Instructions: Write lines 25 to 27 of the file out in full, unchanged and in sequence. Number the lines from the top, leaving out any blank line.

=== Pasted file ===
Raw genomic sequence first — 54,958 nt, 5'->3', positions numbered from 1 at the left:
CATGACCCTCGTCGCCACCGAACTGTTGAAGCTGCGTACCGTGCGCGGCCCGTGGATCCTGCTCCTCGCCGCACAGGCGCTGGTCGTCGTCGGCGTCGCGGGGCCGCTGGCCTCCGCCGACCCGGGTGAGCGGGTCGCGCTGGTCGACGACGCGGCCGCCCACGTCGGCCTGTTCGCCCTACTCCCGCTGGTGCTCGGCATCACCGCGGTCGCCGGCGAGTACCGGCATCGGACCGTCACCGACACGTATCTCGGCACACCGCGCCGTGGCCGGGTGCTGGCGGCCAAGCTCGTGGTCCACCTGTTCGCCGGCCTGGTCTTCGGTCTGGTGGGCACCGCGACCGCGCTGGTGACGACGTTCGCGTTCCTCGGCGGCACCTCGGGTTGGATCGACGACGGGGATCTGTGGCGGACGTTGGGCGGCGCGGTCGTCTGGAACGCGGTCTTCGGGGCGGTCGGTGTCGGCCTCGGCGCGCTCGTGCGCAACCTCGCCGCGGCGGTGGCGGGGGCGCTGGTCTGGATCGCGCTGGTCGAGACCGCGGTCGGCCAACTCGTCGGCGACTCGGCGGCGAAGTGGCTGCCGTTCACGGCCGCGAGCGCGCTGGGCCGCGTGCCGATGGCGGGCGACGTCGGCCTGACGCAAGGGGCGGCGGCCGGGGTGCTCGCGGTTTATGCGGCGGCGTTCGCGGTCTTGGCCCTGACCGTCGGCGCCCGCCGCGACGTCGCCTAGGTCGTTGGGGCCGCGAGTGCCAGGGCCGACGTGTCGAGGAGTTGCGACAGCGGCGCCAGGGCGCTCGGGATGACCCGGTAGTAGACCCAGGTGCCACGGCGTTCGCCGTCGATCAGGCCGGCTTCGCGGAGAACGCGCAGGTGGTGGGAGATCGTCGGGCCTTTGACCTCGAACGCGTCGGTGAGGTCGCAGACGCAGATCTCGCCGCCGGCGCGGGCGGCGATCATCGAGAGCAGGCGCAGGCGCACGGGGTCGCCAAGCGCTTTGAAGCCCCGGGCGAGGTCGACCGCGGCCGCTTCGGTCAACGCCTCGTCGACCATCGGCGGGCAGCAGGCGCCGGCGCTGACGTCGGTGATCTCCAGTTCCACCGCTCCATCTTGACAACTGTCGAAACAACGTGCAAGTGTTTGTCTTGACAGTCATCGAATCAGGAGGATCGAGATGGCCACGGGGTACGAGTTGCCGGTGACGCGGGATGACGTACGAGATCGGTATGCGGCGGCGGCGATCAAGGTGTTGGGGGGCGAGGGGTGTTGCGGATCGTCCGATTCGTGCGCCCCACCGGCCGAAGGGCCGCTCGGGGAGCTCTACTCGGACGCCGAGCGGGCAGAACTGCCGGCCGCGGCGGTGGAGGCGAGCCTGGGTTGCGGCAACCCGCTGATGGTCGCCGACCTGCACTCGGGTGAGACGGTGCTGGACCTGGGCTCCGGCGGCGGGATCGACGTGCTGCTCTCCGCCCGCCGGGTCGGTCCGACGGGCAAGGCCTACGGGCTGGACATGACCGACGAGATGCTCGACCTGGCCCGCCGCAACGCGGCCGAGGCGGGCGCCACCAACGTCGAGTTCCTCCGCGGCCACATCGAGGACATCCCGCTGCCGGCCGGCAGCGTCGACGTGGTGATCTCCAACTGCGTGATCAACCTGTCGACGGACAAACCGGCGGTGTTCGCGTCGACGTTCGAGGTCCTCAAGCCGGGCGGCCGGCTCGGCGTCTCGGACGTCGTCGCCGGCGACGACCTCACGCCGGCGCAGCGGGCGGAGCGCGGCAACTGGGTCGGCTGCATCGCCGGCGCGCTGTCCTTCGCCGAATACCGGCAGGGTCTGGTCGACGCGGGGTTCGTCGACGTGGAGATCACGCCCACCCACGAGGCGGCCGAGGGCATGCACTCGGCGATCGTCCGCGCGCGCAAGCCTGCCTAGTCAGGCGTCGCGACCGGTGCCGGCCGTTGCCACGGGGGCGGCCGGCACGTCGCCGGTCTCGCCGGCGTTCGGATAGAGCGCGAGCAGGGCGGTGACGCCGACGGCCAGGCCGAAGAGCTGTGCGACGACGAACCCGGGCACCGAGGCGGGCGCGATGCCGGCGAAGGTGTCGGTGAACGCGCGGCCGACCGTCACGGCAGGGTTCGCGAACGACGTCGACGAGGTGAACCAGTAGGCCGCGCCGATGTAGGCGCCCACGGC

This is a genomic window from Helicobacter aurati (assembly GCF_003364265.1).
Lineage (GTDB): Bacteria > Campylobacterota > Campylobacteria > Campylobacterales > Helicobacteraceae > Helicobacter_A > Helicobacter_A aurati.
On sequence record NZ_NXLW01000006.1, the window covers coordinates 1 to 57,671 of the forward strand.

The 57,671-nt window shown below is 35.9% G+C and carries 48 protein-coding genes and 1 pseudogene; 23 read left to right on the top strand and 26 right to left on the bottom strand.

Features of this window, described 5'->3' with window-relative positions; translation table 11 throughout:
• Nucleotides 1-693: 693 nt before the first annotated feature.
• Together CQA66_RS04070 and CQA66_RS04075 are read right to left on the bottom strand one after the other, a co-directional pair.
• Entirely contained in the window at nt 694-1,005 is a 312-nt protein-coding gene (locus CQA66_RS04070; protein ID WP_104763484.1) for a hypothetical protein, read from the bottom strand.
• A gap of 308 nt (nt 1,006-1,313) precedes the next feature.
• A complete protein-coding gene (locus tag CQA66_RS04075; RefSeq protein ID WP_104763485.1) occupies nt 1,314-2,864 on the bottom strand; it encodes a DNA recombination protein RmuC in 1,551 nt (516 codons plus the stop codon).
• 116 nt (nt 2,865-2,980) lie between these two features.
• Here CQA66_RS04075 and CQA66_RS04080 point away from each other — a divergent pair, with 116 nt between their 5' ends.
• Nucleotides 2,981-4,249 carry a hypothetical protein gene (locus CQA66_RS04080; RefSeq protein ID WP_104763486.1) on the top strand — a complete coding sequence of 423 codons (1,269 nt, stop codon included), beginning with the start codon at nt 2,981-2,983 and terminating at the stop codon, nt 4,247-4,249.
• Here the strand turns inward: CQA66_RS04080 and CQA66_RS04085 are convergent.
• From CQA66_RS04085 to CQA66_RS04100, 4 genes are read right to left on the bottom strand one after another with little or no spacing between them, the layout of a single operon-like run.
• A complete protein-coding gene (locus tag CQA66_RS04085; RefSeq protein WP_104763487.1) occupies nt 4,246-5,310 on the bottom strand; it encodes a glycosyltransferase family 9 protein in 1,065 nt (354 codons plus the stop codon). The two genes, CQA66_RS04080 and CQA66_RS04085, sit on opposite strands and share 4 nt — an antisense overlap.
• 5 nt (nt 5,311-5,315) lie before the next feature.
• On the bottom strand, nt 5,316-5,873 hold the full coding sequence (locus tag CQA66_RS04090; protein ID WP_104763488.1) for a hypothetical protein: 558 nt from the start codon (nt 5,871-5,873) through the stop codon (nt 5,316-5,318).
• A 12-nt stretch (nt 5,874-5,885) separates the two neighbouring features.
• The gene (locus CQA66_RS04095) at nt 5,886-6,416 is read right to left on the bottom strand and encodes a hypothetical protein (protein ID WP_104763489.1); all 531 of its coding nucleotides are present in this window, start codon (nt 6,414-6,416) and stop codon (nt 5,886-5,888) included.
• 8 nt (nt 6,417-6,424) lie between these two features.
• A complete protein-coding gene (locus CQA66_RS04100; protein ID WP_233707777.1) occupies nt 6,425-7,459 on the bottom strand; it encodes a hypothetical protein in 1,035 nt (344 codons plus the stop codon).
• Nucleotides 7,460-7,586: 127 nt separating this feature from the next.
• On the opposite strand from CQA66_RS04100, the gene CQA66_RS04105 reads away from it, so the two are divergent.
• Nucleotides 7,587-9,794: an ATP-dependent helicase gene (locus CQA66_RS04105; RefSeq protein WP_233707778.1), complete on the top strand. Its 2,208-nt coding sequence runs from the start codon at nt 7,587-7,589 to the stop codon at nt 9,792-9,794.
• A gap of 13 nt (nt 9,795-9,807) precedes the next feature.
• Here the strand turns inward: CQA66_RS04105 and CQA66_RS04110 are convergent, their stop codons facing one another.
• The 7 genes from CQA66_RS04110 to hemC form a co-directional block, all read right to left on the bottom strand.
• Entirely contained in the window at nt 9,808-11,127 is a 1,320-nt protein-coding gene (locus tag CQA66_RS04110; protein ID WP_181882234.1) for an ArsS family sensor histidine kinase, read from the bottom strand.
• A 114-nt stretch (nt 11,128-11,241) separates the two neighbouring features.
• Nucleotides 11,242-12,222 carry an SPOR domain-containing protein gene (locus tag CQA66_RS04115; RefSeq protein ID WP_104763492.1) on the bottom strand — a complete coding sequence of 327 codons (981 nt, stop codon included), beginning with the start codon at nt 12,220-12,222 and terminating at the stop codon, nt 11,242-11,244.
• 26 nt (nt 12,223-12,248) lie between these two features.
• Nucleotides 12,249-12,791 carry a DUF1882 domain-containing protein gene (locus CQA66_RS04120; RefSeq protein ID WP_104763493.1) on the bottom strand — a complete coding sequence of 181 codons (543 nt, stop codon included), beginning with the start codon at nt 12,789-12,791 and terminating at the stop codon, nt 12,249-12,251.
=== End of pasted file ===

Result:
• Nucleotides 7,460-7,586: 127 nt separating this feature from the next.
• On the opposite strand from CQA66_RS04100, the gene CQA66_RS04105 reads away from it, so the two are divergent.
• Nucleotides 7,587-9,794: an ATP-dependent helicase gene (locus CQA66_RS04105; RefSeq protein WP_233707778.1), complete on the top strand. Its 2,208-nt coding sequence runs from the start codon at nt 7,587-7,589 to the stop codon at nt 9,792-9,794.